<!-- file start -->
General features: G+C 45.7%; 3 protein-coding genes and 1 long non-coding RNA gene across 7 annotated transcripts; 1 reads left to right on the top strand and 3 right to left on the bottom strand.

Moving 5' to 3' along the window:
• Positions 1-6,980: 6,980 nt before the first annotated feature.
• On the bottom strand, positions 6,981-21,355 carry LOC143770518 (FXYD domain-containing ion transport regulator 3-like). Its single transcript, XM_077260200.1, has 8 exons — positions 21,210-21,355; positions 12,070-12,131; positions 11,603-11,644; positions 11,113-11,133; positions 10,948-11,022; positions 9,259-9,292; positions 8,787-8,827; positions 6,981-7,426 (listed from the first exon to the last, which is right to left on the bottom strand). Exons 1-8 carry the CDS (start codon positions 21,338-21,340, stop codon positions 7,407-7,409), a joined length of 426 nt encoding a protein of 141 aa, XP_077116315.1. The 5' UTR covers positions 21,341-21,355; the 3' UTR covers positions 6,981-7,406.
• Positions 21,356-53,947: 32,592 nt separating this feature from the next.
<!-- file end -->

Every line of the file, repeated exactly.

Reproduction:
General features: G+C 45.7%; 3 protein-coding genes and 1 long non-coding RNA gene across 7 annotated transcripts; 1 reads left to right on the top strand and 3 right to left on the bottom strand.

Moving 5' to 3' along the window:
• Positions 1-6,980: 6,980 nt before the first annotated feature.
• On the bottom strand, positions 6,981-21,355 carry LOC143770518 (FXYD domain-containing ion transport regulator 3-like). Its single transcript, XM_077260200.1, has 8 exons — positions 21,210-21,355; positions 12,070-12,131; positions 11,603-11,644; positions 11,113-11,133; positions 10,948-11,022; positions 9,259-9,292; positions 8,787-8,827; positions 6,981-7,426 (listed from the first exon to the last, which is right to left on the bottom strand). Exons 1-8 carry the CDS (start codon positions 21,338-21,340, stop codon positions 7,407-7,409), a joined length of 426 nt encoding a protein of 141 aa, XP_077116315.1. The 5' UTR covers positions 21,341-21,355; the 3' UTR covers positions 6,981-7,406.
• Positions 21,356-53,947: 32,592 nt separating this feature from the next.